We arrived at Noi Bai, Hanoi’s airport, late. Our flight with Jetstar was delayed 5 hours. Lucky for us, in the morning they sent us a text message to tell us, so we weren’t sitting around the airport all day. When you exit the airport, you’ll see a lineup of taxis. There are many different companies. Some people say Mai Linh or Vinasun are the only ones they’ll take. I haven’t had any problems with other companies, and sometimes their rates are cheaper. If you take a close look, you’ll see their rates posted on the side of their car. If you shop around it could be possible to save a couple dollars. In hindsight, I would have probably used this company. Simply send them an email with your flight information and they’ll be waiting for you with your name on a sign. They charge $15 to get downtown (you might want to ask them specifically about your hotel to make sure it’s not more). We ended up paying 370,000 VND ($17) for a taxi off the street. It took us to Hanoi Crystal Hotel, where we stayed for 3 nights. Did we book ahead? Yes. How long ahead? A few hours. At the airport, before boarding our flight, we went on the app HotelQuickly and did a search for Hanoi. Thanks to the app’s great incentive program, and the last minute deals that the app secures, we were able to book 3 nights for only $25. If you’re unfamiliar with HotelQuickly, check out our HotelQuickly review and be sure to put in our invite code to save yourself some money (after you download it go to credits, then redeem, then put in promo code RNEMU — I believe you get $15-$20 in credits if you use it). So anyways, the hotel was a great deal. The room was nothing special, but the location was good. Down the street, there was a really good bia hoi place where we ate our first meal in Hanoi.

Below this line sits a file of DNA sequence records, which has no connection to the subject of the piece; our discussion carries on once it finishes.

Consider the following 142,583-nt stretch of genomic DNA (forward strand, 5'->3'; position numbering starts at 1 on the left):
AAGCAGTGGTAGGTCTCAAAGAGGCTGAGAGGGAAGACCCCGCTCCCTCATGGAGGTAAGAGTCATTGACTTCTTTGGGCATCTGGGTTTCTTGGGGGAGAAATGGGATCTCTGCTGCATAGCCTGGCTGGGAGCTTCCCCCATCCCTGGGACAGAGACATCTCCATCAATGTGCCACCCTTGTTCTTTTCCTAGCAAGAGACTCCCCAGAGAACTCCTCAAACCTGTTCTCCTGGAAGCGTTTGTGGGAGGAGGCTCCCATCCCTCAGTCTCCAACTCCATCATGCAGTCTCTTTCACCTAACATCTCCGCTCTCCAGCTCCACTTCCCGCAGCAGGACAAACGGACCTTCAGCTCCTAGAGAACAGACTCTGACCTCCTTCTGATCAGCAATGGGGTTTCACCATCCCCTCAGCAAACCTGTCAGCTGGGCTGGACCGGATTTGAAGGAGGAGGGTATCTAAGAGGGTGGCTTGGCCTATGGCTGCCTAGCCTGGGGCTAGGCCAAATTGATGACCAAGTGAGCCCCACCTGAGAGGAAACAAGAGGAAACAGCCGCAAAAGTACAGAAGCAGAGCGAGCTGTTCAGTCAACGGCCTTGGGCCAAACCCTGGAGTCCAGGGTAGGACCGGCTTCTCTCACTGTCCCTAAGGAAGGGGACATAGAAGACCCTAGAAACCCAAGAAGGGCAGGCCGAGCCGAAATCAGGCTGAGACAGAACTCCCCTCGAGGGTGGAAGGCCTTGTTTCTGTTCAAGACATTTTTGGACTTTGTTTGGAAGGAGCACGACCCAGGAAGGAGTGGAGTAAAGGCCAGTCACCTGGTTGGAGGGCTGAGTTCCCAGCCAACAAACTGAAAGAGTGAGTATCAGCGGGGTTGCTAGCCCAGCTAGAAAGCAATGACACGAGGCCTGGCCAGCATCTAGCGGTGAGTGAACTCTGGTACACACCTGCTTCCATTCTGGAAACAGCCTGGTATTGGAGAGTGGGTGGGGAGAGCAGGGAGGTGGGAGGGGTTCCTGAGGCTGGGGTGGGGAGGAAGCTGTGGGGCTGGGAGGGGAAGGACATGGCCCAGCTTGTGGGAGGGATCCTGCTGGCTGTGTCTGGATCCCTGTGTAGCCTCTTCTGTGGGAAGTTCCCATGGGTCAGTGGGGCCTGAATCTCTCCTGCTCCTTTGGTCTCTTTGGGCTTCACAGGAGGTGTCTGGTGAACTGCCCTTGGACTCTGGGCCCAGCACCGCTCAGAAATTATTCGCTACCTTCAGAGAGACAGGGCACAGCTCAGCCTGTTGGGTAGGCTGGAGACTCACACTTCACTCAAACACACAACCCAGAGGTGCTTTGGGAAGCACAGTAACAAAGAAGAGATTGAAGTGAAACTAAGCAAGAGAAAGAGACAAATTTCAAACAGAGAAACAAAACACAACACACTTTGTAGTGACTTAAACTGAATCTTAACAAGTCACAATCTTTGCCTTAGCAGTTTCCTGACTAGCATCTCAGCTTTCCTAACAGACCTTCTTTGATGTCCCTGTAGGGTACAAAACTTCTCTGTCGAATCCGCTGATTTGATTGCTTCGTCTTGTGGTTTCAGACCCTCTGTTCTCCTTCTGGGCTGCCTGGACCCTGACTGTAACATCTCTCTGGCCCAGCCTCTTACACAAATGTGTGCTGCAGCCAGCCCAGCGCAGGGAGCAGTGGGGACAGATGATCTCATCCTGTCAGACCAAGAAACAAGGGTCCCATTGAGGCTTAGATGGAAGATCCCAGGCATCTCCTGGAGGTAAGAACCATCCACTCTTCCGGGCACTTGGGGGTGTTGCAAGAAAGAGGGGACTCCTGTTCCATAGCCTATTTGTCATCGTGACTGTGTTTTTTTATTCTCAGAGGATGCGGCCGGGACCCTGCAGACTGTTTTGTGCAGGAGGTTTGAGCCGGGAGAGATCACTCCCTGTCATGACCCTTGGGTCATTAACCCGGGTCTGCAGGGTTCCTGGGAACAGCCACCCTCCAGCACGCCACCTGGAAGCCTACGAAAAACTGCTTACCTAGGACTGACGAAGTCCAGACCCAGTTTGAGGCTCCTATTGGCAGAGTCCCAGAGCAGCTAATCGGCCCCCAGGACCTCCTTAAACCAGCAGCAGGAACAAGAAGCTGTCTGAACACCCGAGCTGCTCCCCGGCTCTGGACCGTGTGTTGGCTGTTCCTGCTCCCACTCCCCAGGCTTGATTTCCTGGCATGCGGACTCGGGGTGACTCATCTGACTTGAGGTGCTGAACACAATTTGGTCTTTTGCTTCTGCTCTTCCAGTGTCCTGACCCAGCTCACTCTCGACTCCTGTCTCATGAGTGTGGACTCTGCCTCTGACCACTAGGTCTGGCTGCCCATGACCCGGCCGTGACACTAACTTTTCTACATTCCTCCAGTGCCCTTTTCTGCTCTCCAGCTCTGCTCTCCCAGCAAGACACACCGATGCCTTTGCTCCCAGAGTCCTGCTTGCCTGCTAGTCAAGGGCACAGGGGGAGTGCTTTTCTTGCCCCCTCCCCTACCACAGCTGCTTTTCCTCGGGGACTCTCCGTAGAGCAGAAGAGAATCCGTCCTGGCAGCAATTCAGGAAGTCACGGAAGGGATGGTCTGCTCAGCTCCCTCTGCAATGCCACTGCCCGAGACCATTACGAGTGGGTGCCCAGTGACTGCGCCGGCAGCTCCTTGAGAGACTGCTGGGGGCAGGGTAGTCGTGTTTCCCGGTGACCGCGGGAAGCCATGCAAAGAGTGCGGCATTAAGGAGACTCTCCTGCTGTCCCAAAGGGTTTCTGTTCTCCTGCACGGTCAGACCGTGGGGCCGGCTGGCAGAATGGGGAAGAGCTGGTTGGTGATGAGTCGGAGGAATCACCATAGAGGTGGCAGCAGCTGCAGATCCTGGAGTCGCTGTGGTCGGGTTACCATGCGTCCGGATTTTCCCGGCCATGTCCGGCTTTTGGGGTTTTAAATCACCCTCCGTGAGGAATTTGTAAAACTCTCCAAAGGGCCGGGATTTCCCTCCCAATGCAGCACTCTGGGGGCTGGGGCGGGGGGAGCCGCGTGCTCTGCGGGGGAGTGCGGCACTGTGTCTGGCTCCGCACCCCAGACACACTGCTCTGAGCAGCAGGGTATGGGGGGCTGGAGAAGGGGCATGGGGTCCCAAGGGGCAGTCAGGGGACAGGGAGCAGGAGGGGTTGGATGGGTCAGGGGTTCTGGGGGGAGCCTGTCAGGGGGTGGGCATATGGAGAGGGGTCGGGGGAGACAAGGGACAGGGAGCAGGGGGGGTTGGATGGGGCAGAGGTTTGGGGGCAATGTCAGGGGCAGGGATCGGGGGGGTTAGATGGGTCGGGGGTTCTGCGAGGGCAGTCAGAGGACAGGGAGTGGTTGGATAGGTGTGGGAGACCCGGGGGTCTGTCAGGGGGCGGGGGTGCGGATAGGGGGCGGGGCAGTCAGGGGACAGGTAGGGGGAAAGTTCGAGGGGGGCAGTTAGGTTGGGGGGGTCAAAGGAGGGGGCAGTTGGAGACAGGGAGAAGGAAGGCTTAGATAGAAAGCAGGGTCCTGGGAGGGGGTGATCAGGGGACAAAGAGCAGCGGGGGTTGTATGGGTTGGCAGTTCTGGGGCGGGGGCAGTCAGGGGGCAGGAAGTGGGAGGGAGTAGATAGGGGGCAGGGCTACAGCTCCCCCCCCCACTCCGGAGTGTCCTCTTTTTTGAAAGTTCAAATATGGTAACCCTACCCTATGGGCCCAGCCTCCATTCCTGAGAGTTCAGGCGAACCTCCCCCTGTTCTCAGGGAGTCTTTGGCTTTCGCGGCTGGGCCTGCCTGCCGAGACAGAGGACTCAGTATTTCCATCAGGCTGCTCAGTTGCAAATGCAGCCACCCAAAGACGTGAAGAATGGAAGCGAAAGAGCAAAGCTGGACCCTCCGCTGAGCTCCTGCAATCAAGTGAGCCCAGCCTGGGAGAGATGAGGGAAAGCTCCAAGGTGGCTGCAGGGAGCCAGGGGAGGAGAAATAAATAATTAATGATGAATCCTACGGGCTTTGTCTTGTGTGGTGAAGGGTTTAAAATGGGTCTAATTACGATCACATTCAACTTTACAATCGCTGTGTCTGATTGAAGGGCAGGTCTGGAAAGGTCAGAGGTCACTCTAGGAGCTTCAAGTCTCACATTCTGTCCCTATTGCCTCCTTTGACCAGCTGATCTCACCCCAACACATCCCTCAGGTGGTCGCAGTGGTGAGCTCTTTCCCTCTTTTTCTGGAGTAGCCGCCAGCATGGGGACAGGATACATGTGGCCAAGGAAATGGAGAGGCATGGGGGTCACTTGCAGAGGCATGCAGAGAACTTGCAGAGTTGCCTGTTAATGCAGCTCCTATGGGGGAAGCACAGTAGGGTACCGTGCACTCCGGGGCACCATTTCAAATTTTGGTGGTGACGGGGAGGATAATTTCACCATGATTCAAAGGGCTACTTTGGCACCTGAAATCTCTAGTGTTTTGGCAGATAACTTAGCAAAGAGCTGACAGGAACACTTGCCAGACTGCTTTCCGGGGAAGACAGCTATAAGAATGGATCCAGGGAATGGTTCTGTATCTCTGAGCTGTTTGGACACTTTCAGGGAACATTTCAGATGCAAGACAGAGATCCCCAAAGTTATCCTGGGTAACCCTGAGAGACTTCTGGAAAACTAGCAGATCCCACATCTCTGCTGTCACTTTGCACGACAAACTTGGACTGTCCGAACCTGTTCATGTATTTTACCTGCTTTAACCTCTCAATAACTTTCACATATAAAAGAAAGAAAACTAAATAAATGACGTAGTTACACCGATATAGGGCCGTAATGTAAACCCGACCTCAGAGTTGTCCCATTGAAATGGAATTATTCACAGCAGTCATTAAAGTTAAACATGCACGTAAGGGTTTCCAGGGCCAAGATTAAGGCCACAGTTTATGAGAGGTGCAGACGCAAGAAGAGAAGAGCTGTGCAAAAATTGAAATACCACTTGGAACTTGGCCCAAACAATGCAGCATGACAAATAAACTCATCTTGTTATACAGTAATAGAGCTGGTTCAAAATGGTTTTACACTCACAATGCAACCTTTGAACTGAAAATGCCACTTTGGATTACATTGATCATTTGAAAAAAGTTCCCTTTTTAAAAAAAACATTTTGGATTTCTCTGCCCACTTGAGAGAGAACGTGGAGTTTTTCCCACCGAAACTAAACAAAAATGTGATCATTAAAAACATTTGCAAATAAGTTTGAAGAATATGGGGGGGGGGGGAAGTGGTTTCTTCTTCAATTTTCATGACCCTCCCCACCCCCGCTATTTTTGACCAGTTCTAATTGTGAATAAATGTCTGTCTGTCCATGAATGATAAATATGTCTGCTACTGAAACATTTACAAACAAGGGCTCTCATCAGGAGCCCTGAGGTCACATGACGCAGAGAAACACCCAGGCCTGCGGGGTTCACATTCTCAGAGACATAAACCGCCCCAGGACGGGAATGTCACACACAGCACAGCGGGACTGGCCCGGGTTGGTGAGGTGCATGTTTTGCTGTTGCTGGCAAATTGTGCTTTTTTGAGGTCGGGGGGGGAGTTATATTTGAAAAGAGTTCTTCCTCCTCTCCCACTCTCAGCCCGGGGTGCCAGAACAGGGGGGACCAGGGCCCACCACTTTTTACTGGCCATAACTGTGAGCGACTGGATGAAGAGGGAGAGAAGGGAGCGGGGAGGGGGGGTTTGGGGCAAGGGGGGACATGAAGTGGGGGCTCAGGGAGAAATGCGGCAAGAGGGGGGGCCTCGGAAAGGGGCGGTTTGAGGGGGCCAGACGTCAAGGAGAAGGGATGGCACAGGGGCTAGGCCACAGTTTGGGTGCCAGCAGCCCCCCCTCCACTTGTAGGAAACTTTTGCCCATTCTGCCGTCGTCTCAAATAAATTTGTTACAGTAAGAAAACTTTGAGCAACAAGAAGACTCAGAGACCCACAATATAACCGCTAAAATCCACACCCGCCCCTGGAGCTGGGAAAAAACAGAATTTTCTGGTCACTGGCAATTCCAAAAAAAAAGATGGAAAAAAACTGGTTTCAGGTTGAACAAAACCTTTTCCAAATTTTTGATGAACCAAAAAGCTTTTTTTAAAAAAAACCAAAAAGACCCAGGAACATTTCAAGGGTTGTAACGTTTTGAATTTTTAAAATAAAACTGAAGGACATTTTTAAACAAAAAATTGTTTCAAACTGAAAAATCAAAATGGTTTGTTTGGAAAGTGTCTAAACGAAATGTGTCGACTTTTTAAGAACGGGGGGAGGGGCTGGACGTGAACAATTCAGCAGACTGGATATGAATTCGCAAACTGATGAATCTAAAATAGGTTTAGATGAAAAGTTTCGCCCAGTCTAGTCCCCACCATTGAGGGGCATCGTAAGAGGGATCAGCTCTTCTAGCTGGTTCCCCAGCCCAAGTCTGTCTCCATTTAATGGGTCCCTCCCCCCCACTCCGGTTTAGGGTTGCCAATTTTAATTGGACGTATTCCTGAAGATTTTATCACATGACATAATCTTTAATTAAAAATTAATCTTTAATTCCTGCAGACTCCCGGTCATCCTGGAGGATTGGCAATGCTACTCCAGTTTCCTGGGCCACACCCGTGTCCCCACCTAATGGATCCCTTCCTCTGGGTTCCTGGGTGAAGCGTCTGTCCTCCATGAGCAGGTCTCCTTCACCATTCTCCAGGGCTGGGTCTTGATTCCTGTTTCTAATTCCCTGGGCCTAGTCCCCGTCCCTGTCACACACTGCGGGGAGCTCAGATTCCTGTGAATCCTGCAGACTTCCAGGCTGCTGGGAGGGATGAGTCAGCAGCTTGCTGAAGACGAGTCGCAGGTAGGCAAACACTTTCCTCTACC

Bia hoi is one of my favourite things about Hanoi. They’re basically restaurants, or sometimes just sidewalks, where you can get cheap glasses of draft beer. Cheap as in, 3000-10,000 VND ($0.15-$0.50). Hanoi Bia Hoi is a great website that maps the beer hoi places. We used it a lot while in Hanoi. “What do you want to do now?” “Hmm… I know!” *pulls out phone and searches for closest beer hoi place.
The next day, we woke up really early and did Frommer’s Hanoi walking tour. We usually avoid the popular travel books, but the self-guided walking tours that Frommers have on their website are a good way to see some of the city’s highlights. Without it, we would probably just walk around anyways, exploring the old town aimlessly. At least this way we get to read some info about some of the sights.
So what’s a person to do in Hanoi if they’re not peeping dead peeps, and looking through glass cases at old bowls? Well, the majority of our free time was spent shoving things into our mouths. There are a ton of food opportunities in Hanoi. Some dishes you’ll struggle to find in the rest of Vietnam, let alone in another country.
Some must-try dishes while in Hanoi are: